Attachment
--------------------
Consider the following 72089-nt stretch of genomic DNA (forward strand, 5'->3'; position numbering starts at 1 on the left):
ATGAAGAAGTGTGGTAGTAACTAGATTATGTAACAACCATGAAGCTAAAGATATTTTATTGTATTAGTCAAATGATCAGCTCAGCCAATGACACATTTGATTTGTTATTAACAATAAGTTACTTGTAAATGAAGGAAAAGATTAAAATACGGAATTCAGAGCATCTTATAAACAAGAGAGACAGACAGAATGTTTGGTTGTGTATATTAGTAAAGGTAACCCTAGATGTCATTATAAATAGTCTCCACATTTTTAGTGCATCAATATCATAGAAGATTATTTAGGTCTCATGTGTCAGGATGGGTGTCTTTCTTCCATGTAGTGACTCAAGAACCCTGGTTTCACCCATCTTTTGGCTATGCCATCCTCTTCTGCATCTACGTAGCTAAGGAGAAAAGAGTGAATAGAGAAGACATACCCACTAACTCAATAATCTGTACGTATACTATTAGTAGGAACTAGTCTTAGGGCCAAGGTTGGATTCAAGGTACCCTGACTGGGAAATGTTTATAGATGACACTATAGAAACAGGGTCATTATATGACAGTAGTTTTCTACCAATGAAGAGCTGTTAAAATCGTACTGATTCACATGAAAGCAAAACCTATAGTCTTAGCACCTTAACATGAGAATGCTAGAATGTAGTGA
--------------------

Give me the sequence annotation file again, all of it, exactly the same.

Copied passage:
Consider the following 72089-nt stretch of genomic DNA (forward strand, 5'->3'; position numbering starts at 1 on the left):
ATGAAGAAGTGTGGTAGTAACTAGATTATGTAACAACCATGAAGCTAAAGATATTTTATTGTATTAGTCAAATGATCAGCTCAGCCAATGACACATTTGATTTGTTATTAACAATAAGTTACTTGTAAATGAAGGAAAAGATTAAAATACGGAATTCAGAGCATCTTATAAACAAGAGAGACAGACAGAATGTTTGGTTGTGTATATTAGTAAAGGTAACCCTAGATGTCATTATAAATAGTCTCCACATTTTTAGTGCATCAATATCATAGAAGATTATTTAGGTCTCATGTGTCAGGATGGGTGTCTTTCTTCCATGTAGTGACTCAAGAACCCTGGTTTCACCCATCTTTTGGCTATGCCATCCTCTTCTGCATCTACGTAGCTAAGGAGAAAAGAGTGAATAGAGAAGACATACCCACTAACTCAATAATCTGTACGTATACTATTAGTAGGAACTAGTCTTAGGGCCAAGGTTGGATTCAAGGTACCCTGACTGGGAAATGTTTATAGATGACACTATAGAAACAGGGTCATTATATGACAGTAGTTTTCTACCAATGAAGAGCTGTTAAAATCGTACTGATTCACATGAAAGCAAAACCTATAGTCTTAGCACCTTAACATGAGAATGCTAGAATGTAGTGA